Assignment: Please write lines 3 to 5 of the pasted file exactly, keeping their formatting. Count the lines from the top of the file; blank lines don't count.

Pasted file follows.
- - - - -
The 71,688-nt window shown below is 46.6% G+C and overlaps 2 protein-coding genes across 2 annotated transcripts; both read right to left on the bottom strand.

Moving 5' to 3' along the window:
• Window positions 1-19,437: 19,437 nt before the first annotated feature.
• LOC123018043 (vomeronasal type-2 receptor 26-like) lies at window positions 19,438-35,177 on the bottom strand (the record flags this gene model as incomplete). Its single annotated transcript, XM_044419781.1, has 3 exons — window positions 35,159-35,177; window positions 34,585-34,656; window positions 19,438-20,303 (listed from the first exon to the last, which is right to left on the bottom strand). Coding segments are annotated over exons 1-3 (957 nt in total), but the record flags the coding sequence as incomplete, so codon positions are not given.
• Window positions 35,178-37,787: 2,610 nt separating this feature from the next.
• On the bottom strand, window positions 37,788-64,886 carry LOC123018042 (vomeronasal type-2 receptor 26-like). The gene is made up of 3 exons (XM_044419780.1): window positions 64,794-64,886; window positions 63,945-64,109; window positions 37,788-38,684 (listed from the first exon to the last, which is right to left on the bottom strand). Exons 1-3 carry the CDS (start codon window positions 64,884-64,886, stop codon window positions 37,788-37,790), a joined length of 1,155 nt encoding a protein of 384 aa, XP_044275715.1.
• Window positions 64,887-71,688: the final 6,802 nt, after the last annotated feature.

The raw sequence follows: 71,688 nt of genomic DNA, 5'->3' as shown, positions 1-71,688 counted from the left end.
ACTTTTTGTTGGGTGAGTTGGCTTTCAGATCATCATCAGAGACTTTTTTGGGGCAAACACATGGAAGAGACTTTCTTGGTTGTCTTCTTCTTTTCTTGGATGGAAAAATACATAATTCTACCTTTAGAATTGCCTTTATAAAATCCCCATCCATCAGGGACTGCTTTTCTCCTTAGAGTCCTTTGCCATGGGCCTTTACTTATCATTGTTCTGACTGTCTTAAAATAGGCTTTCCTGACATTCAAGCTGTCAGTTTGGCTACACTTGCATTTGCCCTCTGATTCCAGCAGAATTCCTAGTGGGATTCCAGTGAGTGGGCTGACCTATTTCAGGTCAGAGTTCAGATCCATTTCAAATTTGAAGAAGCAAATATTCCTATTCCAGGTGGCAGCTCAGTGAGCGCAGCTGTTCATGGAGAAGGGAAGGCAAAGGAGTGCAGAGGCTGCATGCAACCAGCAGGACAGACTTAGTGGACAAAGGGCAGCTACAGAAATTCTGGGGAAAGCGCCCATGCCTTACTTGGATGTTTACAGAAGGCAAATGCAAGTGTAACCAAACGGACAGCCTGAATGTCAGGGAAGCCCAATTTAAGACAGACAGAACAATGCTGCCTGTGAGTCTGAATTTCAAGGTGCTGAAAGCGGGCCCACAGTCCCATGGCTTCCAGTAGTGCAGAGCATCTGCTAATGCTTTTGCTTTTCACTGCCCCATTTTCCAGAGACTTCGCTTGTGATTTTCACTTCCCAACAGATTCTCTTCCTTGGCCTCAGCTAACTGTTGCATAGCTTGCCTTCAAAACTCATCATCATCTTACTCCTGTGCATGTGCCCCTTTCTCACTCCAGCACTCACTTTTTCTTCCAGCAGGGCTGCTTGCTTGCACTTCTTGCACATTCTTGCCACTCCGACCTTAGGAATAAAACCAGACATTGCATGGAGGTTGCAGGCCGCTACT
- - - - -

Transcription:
• Window positions 1-19,437: 19,437 nt before the first annotated feature.
• LOC123018043 (vomeronasal type-2 receptor 26-like) lies at window positions 19,438-35,177 on the bottom strand (the record flags this gene model as incomplete). Its single annotated transcript, XM_044419781.1, has 3 exons — window positions 35,159-35,177; window positions 34,585-34,656; window positions 19,438-20,303 (listed from the first exon to the last, which is right to left on the bottom strand). Coding segments are annotated over exons 1-3 (957 nt in total), but the record flags the coding sequence as incomplete, so codon positions are not given.
• Window positions 35,178-37,787: 2,610 nt separating this feature from the next.